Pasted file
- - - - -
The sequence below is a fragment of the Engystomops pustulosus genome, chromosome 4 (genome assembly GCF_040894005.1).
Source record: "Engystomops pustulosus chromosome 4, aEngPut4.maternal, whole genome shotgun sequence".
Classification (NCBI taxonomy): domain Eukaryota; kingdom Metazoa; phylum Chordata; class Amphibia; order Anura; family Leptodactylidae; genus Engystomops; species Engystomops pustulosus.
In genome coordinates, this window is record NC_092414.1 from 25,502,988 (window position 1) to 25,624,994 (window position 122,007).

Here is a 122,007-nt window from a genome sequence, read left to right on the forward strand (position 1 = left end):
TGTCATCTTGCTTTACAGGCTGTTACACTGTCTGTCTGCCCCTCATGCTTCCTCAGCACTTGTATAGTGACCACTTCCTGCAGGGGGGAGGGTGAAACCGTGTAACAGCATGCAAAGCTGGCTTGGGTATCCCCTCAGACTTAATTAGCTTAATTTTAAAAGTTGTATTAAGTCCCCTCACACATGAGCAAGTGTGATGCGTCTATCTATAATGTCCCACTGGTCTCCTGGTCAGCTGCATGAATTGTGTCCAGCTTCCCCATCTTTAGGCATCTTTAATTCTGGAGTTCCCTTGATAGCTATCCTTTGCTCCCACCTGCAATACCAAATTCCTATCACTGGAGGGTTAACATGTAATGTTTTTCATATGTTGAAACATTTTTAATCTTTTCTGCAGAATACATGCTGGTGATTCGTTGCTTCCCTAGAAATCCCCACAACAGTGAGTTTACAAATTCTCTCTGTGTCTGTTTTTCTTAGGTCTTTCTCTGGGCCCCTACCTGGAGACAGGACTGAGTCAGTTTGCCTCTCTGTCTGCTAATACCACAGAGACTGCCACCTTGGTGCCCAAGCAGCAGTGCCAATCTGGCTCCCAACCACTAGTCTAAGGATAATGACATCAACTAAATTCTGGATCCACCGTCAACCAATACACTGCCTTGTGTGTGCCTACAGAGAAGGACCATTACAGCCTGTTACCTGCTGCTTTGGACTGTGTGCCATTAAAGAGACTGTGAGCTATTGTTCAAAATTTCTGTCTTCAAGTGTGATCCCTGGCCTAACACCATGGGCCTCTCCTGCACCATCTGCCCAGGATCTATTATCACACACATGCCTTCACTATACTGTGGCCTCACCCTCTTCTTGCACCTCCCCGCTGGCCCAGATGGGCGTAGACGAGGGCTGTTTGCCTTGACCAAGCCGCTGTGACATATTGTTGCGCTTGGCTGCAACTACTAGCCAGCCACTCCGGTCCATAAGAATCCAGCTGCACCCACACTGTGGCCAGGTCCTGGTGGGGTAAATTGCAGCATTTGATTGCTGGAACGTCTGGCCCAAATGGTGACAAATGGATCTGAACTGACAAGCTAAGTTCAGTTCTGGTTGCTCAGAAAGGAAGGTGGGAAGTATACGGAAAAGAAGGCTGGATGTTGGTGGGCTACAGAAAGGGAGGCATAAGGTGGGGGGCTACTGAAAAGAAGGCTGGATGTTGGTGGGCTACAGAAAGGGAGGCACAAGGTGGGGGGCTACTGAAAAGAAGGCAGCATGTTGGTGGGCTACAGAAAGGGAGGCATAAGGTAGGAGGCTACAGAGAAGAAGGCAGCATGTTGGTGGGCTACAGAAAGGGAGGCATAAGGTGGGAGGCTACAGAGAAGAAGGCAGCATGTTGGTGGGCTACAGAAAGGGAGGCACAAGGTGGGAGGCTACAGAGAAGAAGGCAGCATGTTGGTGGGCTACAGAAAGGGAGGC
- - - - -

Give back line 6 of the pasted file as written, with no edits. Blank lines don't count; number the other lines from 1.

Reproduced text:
TGTCATCTTGCTTTACAGGCTGTTACACTGTCTGTCTGCCCCTCATGCTTCCTCAGCACTTGTATAGTGACCACTTCCTGCAGGGGGGAGGGTGAAACCGTGTAACAGCATGCAAAGCTGGCTTGGGTATCCCCTCAGACTTAATTAGCTTAATTTTAAAAGTTGTATTAAGTCCCCTCACACATGAGCAAGTGTGATGCGTCTATCTATAATGTCCCACTGGTCTCCTGGTCAGCTGCATGAATTGTGTCCAGCTTCCCCATCTTTAGGCATCTTTAATTCTGGAGTTCCCTTGATAGCTATCCTTTGCTCCCACCTGCAATACCAAATTCCTATCACTGGAGGGTTAACATGTAATGTTTTTCATATGTTGAAACATTTTTAATCTTTTCTGCAGAATACATGCTGGTGATTCGTTGCTTCCCTAGAAATCCCCACAACAGTGAGTTTACAAATTCTCTCTGTGTCTGTTTTTCTTAGGTCTTTCTCTGGGCCCCTACCTGGAGACAGGACTGAGTCAGTTTGCCTCTCTGTCTGCTAATACCACAGAGACTGCCACCTTGGTGCCCAAGCAGCAGTGCCAATCTGGCTCCCAACCACTAGTCTAAGGATAATGACATCAACTAAATTCTGGATCCACCGTCAACCAATACACTGCCTTGTGTGTGCCTACAGAGAAGGACCATTACAGCCTGTTACCTGCTGCTTTGGACTGTGTGCCATTAAAGAGACTGTGAGCTATTGTTCAAAATTTCTGTCTTCAAGTGTGATCCCTGGCCTAACACCATGGGCCTCTCCTGCACCATCTGCCCAGGATCTATTATCACACACATGCCTTCACTATACTGTGGCCTCACCCTCTTCTTGCACCTCCCCGCTGGCCCAGATGGGCGTAGACGAGGGCTGTTTGCCTTGACCAAGCCGCTGTGACATATTGTTGCGCTTGGCTGCAACTACTAGCCAGCCACTCCGGTCCATAAGAATCCAGCTGCACCCACACTGTGGCCAGGTCCTGGTGGGGTAAATTGCAGCATTTGATTGCTGGAACGTCTGGCCCAAATGGTGACAAATGGATCTGAACTGACAAGCTAAGTTCAGTTCTGGTTGCTCAGAAAGGAAGGTGGGAAGTATACGGAAAAGAAGGCTGGATGTTGGTGGGCTACAGAAAGGGAGGCATAAGGTGGGGGGCTACTGAAAAGAAGGCTGGATGTTGGTGGGCTACAGAAAGGGAGGCACAAGGTGGGGGGCTACTGAAAAGAAGGCAGCATGTTGGTGGGCTACAGAAAGGGAGGCATAAGGTAGGAGGCTACAGAGAAGAAGGCAGCATGTTGGTGGGCTACAGAAAGGGAGGCATAAGGTGGGAGGCTACAGAGAAGAAGGCAGCATGTTGGTGGGCTACAGAAAGGGAGGCACAAGGTGGGAGGCTACAGAGAAGAAGGCAGCATGTTGGTGGGCTACAGAAAGGGAGGC